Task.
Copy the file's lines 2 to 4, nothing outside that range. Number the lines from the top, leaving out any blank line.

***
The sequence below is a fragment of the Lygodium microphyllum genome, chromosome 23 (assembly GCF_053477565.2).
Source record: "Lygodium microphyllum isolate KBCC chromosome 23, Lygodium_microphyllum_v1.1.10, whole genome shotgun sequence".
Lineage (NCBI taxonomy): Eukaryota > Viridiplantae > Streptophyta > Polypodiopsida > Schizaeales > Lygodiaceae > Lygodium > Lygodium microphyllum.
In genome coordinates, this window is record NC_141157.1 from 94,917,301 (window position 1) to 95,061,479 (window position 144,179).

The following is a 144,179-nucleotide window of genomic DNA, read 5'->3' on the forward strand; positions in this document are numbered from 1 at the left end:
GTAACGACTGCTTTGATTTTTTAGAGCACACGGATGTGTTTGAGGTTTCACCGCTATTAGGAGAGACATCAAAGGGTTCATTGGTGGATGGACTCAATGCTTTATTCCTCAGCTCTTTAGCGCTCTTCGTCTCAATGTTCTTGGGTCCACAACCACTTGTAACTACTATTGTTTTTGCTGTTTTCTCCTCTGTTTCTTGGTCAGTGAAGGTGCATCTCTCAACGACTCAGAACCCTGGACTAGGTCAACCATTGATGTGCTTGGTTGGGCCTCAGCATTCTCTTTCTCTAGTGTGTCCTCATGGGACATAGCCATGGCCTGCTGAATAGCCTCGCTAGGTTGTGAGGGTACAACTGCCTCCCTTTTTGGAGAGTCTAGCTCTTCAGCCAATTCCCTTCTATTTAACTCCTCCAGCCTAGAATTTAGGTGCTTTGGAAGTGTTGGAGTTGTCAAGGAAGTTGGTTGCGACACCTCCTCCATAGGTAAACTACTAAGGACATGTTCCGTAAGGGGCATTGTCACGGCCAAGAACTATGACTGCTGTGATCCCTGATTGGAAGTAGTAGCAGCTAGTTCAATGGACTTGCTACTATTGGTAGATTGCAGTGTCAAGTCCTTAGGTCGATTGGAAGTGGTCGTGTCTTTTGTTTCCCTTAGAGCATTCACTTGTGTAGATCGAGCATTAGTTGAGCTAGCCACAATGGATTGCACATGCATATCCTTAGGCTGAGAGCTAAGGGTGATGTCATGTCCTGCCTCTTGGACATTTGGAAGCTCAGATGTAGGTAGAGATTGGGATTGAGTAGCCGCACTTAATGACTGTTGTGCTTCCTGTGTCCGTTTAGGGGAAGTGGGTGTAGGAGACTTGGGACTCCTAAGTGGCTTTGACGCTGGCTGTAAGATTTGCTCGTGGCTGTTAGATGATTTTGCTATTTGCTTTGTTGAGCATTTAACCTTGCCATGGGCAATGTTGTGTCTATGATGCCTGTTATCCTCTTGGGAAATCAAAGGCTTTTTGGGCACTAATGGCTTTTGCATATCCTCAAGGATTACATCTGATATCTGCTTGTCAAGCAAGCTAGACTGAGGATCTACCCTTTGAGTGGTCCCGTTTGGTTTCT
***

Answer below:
Source record: "Lygodium microphyllum isolate KBCC chromosome 23, Lygodium_microphyllum_v1.1.10, whole genome shotgun sequence".
Lineage (NCBI taxonomy): Eukaryota > Viridiplantae > Streptophyta > Polypodiopsida > Schizaeales > Lygodiaceae > Lygodium > Lygodium microphyllum.
In genome coordinates, this window is record NC_141157.1 from 94,917,301 (window position 1) to 95,061,479 (window position 144,179).